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09/24/2012: A night that will live in infamy

via the blog, Acme Packing Company:

If any good comes out of this play -- which was only the worst call in what was almost certainly the most poorly officiated professional sporting event I've ever watched -- it will be the event that forces Roger Goodell to pick up the phone to the professional referees and ask them to name their price. If the Packers had to lose to save the integrity of the NFL going forward, at least this nonsensical game did some good for sport."

via the ESPN NFC North Blog:

I'm sure Packers president Mark Murphy will address the league in some way. But for regional pride, if nothing else, I would love to see the NFL's offices swarmed by Packers shareholders who live in New York City. And how great would it be if 360,000 or so people jammed the phone lines and had their collective voices heard? Wouldn't it be awesome if local ratings in and around Green Bay plummeted Thursday night, the next time the NFL is shown on TV?"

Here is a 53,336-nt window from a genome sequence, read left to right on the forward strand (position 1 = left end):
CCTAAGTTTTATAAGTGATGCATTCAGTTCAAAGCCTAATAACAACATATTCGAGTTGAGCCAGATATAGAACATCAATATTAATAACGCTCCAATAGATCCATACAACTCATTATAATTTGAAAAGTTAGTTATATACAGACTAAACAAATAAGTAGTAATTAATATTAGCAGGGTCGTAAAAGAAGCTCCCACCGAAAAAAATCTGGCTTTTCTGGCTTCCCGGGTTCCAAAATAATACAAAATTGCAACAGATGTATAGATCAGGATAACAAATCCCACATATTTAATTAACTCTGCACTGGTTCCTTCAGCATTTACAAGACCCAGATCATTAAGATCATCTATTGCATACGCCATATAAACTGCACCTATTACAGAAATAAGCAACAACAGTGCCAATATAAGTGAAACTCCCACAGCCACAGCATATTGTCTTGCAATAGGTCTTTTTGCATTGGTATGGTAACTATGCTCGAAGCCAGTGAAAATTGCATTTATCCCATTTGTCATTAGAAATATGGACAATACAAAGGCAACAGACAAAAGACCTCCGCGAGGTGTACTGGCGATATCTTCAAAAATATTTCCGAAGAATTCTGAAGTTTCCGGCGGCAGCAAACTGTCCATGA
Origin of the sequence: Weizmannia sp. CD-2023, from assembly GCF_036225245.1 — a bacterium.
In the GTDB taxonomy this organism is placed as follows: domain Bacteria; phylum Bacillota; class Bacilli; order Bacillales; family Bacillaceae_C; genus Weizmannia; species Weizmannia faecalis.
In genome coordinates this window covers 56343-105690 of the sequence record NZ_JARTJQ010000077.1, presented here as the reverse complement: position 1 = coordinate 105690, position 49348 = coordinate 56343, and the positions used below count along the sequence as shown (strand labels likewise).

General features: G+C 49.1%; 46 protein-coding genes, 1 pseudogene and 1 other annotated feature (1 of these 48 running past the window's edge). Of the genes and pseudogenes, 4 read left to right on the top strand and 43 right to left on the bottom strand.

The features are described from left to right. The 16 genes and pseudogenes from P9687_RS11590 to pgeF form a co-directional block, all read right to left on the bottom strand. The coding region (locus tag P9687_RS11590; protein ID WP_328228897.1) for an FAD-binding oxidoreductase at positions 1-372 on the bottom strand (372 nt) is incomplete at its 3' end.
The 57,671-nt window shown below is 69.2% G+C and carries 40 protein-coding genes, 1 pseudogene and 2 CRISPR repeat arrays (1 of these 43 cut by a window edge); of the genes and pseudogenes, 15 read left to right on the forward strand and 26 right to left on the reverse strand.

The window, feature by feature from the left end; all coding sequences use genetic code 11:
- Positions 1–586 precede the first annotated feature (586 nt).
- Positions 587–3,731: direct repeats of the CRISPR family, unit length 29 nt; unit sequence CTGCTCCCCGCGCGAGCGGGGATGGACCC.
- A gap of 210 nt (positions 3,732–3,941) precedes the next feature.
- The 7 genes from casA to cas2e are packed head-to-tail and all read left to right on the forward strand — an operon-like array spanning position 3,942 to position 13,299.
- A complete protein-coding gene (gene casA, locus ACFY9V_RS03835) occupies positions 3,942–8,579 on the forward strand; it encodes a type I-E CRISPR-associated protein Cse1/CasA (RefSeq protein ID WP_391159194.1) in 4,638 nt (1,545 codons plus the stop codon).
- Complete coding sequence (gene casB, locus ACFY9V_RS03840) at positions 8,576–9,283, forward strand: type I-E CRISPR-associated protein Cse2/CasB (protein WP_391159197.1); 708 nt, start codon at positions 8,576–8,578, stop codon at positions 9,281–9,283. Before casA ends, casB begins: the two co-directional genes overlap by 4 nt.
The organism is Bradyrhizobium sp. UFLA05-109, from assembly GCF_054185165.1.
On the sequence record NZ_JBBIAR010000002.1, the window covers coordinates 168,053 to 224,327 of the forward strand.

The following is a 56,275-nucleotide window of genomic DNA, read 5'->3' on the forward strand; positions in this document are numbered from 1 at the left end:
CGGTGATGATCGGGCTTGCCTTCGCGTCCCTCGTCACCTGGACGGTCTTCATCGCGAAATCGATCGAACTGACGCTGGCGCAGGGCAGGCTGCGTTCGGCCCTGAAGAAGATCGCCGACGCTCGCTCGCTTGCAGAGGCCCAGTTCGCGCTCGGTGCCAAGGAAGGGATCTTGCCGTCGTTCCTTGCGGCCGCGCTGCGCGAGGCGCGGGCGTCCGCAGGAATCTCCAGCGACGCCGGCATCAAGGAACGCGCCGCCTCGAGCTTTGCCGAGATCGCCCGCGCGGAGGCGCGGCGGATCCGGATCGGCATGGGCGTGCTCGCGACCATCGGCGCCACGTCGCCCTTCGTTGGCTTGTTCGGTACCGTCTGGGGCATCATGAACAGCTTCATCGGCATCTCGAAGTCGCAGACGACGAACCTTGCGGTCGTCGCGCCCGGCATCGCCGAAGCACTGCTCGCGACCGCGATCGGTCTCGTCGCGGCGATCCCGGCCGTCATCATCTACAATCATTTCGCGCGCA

For one of the first times in my life, I'm at a loss of words.

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Reader Comments (2)

If I knew enough about football--cared enough about football--I'd probably have been outraged already, but a nice article by The New Republic was a handy guide on developing and channeling outrage.

September 25, 2012 | Unregistered CommenterJake DeBacher

Thanks for sharing this article, Jake.

My main issue regarding the situation is this. For the past three years, the NFL has been attempting to improve and protect the "integrity of the game." So far this year, these games have taken approximately 20 minutes longer to finish because of the uncertainty these referees have demonstrated. Not to mention the fact that they have lost complete control of these games a number of times, which has lead to injuries. These players feel that they can get away with more risks and have little fear of reprimand; almost as if they were students dealing with a substitute teacher.

As biased as I am towards the Packers, what has transpired thus far has NOT demonstrated integrity, and by the NFL defending its actions I feel that they are being incredibly hypocritical.

September 25, 2012 | Registered CommenterJesse Zakshesky

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